Playing one of the most iconic figures in Hollywood history is no easy feat. But in Blonde, Ana de Armas rises to the occasion. In the film, adapted from a Joyce Carol Oates novel that tells a fictionalized version of Marilyn Monroe’s life story, de Armas embraces her character graciously and glamorously. Although the film is far from a straightforward biopic, her performance finds the emotional truth at the heart of the tale. Here, she tells W about the painstaking detail that went into re-creating Monroe’s classic films, her first acting experience in Cuba, and her secret skills.
Before you played Marilyn Monroe in Blonde, were you a fan of hers?
I wasn’t really aware of Marilyn. I’d seen a few of her movies, and I knew she was an actress, but nothing deeper than that.
What was it like to play such an iconic figure?
In Blonde, we re-created a lot of scenes from the films she was in. I saw all of them several times—the ones we re-created, I watched on repeat. Andrew, the director, is very meticulous and detailed. We had two monitors on set, one playing the real scene with Marilyn, and one with us. We had to do everything spot on, or he would not move on. It was a lot of pressure, but a lot of fun too. It was mind-blowing to do those scenes; it felt very special and kind of surreal.
Have you had blonde hair at another time in your life?
I have been blonde.
Do you feel different?
Yeah, for sure. But as soon as I do it, I love it for a week, and then, when I have to do my roots again, I regret it right away. It’s the same with getting bangs. Oh, the bangs are so cute. And then as soon as you have them, you’re crying.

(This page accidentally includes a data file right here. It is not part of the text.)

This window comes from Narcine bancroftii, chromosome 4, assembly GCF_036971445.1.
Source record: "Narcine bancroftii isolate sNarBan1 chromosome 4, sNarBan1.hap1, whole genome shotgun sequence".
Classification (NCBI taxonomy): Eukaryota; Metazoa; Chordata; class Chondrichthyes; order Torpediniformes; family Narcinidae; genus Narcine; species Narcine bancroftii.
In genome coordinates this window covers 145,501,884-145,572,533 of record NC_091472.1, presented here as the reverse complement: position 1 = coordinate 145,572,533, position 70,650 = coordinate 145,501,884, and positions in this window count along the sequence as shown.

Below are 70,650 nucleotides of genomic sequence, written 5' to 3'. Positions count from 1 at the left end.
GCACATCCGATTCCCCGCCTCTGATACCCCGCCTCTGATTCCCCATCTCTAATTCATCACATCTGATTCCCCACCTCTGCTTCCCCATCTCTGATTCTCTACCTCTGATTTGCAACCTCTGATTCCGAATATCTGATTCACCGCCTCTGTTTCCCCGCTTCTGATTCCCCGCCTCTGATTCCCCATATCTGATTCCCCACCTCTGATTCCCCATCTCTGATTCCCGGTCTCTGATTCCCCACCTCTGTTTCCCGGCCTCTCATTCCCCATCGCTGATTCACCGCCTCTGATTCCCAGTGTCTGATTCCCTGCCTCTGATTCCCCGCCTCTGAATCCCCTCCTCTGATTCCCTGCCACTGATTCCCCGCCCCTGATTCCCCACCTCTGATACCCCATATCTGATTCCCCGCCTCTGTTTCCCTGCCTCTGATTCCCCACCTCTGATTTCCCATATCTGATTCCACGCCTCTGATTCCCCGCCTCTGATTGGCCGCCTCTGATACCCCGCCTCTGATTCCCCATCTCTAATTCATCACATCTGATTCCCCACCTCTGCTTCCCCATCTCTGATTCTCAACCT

Growing up in Cuba, were you a theatrical child?
Yes. I would dance in front of everybody. And when I was 11 or 12, I told my family that I wanted to be an actress. We moved to Havana when I was 11, and that’s when I realized that people could study drama. And I loved theater and ballet. My grandfather used to take me to see ballet every weekend—even the same ballet over and over again.
What was the first thing you auditioned for and booked?
My first film was Una Rosa de Francia. I was still in school, and my school was very upset about that—because if you’re working, obviously, you’re not going to school. But I got away with it. And it was an incredible experience. I was very sad when filming was over, because you think you’re going to see these people forever, and then all of a sudden, the Spanish crew flew back to Spain, and the Cuban ones I never saw again. So I was devastated—I learned very quickly that that’s just the way it is in cinema.
Where was your first kiss?
I won’t say what age, but it was in Cuba. I had a lot of freedom—we were able to play on the streets and go to the beach and not come back home until dinnertime. And then we’d go out again until we had to go to bed. On one of those days, I was playing in the park, and we went behind some trees and we kissed.
Did you see him again?
Yes. He was a neighbor, so I had no choice. [Laughs]
Do you have any secret skills?
Well, I have discovered that I’m not so bad at doing stunts. I’m way more athletic than I thought I was! And I’m really good with babies. Any baby who’s crying or uncomfortable or they don’t go to bed or whatever, just give it to me. I’m going to make that baby sleep. I just have a good hand with them!
Hair for portfolio by Anthony Turner at Streeters; makeup for portfolio by Lucia Pica for Byredo at Art Partner. Senior style editor Allia Alliata di Montereale; senior fashion market editor Jenna Wojciechowski. Manicure for portfolio by Michelle Saunders. Set Design by Gille Mills at 11th House.
Produced by Connect the Dots; executive producer: Wes Olson; producer: Zack Higginbottom; production manager: Nicole Morra; photo assistants: Cecilia Byrne, Jack Buster, David Gurzhiev; retouching: Simon Thistle; fashion assistants: Julia McClatchy, Tori López, Jacqueline Chen, India Reed, Nycole Sariol, Derek Ezra Brown, Karla Garcia, Rosa Schorr; production assistants: Khari Cousins, Tchad Cousins, Kelsey Swope Romero, Mateo Calvo, Juan Calvo, Rayon Pollard, Gina York, Peter Ditzler, Nico Robledo; hair assistants: John Allan, Dylan Michael, Ramdasha Bikceem, Malika Palmer; makeup assistants: Kate O’Reilly, Lilly Pollan, Bailee Wolfson; manicure assistants: Pilar Lafargue and Victoria Valenzuela, Jolene Brodeur; set assistants: Cory Bailey, Dirk Knibbe, Joel Garcia, Matt Day; tailors: Irina Tshartaryan, Ripsime Vartanyan at Susie’s Custom Designs, Inc.